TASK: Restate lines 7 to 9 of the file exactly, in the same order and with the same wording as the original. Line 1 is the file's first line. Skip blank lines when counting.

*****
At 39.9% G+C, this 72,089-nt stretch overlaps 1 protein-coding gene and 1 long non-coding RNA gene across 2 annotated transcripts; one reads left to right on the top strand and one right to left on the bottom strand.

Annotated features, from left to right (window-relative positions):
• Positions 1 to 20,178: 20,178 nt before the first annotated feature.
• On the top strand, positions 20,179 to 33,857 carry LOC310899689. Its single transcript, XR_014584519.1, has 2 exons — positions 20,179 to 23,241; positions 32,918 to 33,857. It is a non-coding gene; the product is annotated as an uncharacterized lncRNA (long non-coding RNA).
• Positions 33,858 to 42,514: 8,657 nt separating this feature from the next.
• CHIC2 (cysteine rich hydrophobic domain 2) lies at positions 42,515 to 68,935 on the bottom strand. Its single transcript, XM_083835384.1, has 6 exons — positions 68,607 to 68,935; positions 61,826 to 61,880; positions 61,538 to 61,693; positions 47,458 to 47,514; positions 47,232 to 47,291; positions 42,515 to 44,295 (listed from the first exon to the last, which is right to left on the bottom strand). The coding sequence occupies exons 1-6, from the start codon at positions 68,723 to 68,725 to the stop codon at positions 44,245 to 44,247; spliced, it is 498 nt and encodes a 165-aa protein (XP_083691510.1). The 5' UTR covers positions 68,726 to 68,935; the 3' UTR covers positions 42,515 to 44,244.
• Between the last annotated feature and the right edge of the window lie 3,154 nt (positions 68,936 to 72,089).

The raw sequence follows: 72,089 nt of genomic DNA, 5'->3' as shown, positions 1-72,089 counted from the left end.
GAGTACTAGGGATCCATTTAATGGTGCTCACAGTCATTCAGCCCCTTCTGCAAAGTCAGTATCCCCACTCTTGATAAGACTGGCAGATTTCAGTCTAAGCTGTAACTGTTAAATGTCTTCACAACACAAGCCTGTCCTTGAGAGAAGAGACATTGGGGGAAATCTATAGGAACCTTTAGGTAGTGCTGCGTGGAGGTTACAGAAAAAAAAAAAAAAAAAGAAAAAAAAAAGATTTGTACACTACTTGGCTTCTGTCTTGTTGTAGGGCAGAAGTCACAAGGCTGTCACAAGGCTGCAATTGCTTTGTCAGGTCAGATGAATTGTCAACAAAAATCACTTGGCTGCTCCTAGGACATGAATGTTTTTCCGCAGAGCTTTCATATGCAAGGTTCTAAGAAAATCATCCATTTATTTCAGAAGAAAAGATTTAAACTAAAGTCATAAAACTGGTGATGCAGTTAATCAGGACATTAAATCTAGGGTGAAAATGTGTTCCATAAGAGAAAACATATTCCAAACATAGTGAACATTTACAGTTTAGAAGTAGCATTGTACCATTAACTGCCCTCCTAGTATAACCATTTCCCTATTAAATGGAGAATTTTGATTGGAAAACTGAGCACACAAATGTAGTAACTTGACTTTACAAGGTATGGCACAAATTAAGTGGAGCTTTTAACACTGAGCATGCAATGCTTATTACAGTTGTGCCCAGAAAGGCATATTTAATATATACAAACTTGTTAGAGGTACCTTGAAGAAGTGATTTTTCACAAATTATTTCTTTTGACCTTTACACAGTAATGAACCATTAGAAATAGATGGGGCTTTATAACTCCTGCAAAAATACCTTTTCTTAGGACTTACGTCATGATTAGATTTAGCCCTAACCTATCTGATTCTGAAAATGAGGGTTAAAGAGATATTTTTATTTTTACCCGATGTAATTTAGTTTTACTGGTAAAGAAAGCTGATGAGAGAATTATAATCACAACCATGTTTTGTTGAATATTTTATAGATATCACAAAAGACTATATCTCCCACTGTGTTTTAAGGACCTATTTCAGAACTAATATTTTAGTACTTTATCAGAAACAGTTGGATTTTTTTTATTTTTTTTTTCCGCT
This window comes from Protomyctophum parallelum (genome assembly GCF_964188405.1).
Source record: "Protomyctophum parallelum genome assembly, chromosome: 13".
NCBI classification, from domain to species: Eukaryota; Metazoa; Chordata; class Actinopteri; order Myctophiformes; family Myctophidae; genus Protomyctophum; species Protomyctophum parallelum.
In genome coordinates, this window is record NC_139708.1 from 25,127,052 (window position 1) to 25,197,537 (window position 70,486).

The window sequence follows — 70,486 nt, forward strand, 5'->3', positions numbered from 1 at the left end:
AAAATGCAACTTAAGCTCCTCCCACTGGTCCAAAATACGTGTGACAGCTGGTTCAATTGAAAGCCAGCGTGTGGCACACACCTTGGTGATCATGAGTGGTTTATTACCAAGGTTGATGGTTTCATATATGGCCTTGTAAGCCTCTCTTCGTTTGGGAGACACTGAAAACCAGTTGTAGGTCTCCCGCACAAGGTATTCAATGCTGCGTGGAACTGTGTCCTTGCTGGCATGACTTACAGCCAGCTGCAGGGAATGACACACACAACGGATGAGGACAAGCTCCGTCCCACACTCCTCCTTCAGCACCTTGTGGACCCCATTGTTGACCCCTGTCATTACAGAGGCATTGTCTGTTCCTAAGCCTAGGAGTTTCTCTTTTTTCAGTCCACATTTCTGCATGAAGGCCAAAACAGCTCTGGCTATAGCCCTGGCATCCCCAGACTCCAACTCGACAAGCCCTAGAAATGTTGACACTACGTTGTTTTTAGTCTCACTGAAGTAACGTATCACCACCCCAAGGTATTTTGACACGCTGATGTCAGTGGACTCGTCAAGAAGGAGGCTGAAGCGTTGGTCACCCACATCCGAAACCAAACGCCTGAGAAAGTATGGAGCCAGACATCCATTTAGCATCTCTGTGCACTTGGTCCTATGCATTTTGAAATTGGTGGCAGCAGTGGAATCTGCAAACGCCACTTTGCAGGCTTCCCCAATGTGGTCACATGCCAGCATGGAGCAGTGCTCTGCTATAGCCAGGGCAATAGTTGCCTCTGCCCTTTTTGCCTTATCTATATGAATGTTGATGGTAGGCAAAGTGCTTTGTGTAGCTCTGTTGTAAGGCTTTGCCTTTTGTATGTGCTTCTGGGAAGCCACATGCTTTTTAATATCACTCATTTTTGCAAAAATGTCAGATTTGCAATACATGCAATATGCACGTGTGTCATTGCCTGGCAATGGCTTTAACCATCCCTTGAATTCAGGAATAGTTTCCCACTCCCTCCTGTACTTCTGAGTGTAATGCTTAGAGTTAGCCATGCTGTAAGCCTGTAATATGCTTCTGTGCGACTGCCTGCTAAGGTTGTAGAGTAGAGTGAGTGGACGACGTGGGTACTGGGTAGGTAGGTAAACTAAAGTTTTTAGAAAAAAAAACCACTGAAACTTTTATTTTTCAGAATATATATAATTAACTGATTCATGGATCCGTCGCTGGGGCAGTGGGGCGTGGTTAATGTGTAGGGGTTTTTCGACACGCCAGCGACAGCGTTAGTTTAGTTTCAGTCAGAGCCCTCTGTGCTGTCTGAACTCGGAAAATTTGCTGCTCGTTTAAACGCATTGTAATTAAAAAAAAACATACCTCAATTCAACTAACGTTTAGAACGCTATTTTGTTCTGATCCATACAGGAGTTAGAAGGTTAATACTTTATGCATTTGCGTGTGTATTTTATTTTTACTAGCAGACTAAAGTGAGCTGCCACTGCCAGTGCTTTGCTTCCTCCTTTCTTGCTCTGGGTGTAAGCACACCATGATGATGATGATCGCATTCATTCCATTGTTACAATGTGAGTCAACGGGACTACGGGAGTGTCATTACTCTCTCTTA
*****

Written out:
• Between the last annotated feature and the right edge of the window lie 3,154 nt (positions 68,936 to 72,089).

The raw sequence follows: 72,089 nt of genomic DNA, 5'->3' as shown, positions 1-72,089 counted from the left end.
GAGTACTAGGGATCCATTTAATGGTGCTCACAGTCATTCAGCCCCTTCTGCAAAGTCAGTATCCCCACTCTTGATAAGACTGGCAGATTTCAGTCTAAGCTGTAACTGTTAAATGTCTTCACAACACAAGCCTGTCCTTGAGAGAAGAGACATTGGGGGAAATCTATAGGAACCTTTAGGTAGTGCTGCGTGGAGGTTACAGAAAAAAAAAAAAAAAAAGAAAAAAAAAAGATTTGTACACTACTTGGCTTCTGTCTTGTTGTAGGGCAGAAGTCACAAGGCTGTCACAAGGCTGCAATTGCTTTGTCAGGTCAGATGAATTGTCAACAAAAATCACTTGGCTGCTCCTAGGACATGAATGTTTTTCCGCAGAGCTTTCATATGCAAGGTTCTAAGAAAATCATCCATTTATTTCAGAAGAAAAGATTTAAACTAAAGTCATAAAACTGGTGATGCAGTTAATCAGGACATTAAATCTAGGGTGAAAATGTGTTCCATAAGAGAAAACATATTCCAAACATAGTGAACATTTACAGTTTAGAAGTAGCATTGTACCATTAACTGCCCTCCTAGTATAACCATTTCCCTATTAAATGGAGAATTTTGATTGGAAAACTGAGCACACAAATGTAGTAACTTGACTTTACAAGGTATGGCACAAATTAAGTGGAGCTTTTAACACTGAGCATGCAATGCTTATTACAGTTGTGCCCAGAAAGGCATATTTAATATATACAAACTTGTTAGAGGTACCTTGAAGAAGTGATTTTTCACAAATTATTTCTTTTGACCTTTACACAGTAATGAACCATTAGAAATAGATGGGGCTTTATAACTCCTGCAAAAATACCTTTTCTTAGGACTTACGTCATGATTAGATTTAGCCCTAACCTATCTGATTCTGAAAATGAGGGTTAAAGAGATATTTTTATTTTTACCCGATGTAATTTAGTTTTACTGGTAAAGAAAGCTGATGAGAGAATTATAATCACAACCATGTTTTGTTGAATATTTTATAGATATCACAAAAGACTATATCTCCCACTGTGTTTTAAGGACCTATTTCAGAACTAATATTTTAGTACTTTATCAGAAACAGTTGGATTTTTTTTATTTTTTTTTTCCGCT